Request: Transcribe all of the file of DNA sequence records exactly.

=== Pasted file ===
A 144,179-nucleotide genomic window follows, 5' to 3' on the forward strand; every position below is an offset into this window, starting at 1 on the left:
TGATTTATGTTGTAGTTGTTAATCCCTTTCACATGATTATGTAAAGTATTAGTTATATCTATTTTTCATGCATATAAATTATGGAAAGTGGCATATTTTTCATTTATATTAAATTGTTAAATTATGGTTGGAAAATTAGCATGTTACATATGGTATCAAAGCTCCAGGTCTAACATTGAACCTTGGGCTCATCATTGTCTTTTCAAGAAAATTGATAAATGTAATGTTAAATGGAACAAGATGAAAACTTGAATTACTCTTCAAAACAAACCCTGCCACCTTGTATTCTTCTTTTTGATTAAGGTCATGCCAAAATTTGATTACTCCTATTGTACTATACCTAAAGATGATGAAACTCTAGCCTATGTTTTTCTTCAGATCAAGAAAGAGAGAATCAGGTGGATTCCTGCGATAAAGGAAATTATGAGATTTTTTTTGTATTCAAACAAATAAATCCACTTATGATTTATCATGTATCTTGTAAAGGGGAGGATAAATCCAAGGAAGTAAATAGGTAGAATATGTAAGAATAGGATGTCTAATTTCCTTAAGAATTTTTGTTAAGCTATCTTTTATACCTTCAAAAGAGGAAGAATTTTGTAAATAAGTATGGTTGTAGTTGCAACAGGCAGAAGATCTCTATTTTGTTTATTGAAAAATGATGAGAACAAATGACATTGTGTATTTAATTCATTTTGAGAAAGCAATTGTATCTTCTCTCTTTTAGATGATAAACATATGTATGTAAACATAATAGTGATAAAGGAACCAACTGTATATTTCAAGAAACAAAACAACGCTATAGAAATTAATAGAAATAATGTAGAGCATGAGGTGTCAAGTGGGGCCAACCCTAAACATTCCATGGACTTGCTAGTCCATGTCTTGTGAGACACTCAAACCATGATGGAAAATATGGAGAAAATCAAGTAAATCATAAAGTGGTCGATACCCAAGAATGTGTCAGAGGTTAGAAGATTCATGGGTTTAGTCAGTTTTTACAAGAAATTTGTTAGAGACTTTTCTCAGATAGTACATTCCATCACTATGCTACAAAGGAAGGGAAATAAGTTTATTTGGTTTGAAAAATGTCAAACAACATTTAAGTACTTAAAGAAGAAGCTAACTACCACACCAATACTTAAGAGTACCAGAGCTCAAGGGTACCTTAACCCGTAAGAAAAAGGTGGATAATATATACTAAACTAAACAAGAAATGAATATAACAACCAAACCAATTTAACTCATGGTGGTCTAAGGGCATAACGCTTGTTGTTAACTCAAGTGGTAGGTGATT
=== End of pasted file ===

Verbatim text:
A 144,179-nucleotide genomic window follows, 5' to 3' on the forward strand; every position below is an offset into this window, starting at 1 on the left:
TGATTTATGTTGTAGTTGTTAATCCCTTTCACATGATTATGTAAAGTATTAGTTATATCTATTTTTCATGCATATAAATTATGGAAAGTGGCATATTTTTCATTTATATTAAATTGTTAAATTATGGTTGGAAAATTAGCATGTTACATATGGTATCAAAGCTCCAGGTCTAACATTGAACCTTGGGCTCATCATTGTCTTTTCAAGAAAATTGATAAATGTAATGTTAAATGGAACAAGATGAAAACTTGAATTACTCTTCAAAACAAACCCTGCCACCTTGTATTCTTCTTTTTGATTAAGGTCATGCCAAAATTTGATTACTCCTATTGTACTATACCTAAAGATGATGAAACTCTAGCCTATGTTTTTCTTCAGATCAAGAAAGAGAGAATCAGGTGGATTCCTGCGATAAAGGAAATTATGAGATTTTTTTTGTATTCAAACAAATAAATCCACTTATGATTTATCATGTATCTTGTAAAGGGGAGGATAAATCCAAGGAAGTAAATAGGTAGAATATGTAAGAATAGGATGTCTAATTTCCTTAAGAATTTTTGTTAAGCTATCTTTTATACCTTCAAAAGAGGAAGAATTTTGTAAATAAGTATGGTTGTAGTTGCAACAGGCAGAAGATCTCTATTTTGTTTATTGAAAAATGATGAGAACAAATGACATTGTGTATTTAATTCATTTTGAGAAAGCAATTGTATCTTCTCTCTTTTAGATGATAAACATATGTATGTAAACATAATAGTGATAAAGGAACCAACTGTATATTTCAAGAAACAAAACAACGCTATAGAAATTAATAGAAATAATGTAGAGCATGAGGTGTCAAGTGGGGCCAACCCTAAACATTCCATGGACTTGCTAGTCCATGTCTTGTGAGACACTCAAACCATGATGGAAAATATGGAGAAAATCAAGTAAATCATAAAGTGGTCGATACCCAAGAATGTGTCAGAGGTTAGAAGATTCATGGGTTTAGTCAGTTTTTACAAGAAATTTGTTAGAGACTTTTCTCAGATAGTACATTCCATCACTATGCTACAAAGGAAGGGAAATAAGTTTATTTGGTTTGAAAAATGTCAAACAACATTTAAGTACTTAAAGAAGAAGCTAACTACCACACCAATACTTAAGAGTACCAGAGCTCAAGGGTACCTTAACCCGTAAGAAAAAGGTGGATAATATATACTAAACTAAACAAGAAATGAATATAACAACCAAACCAATTTAACTCATGGTGGTCTAAGGGCATAACGCTTGTTGTTAACTCAAGTGGTAGGTGATT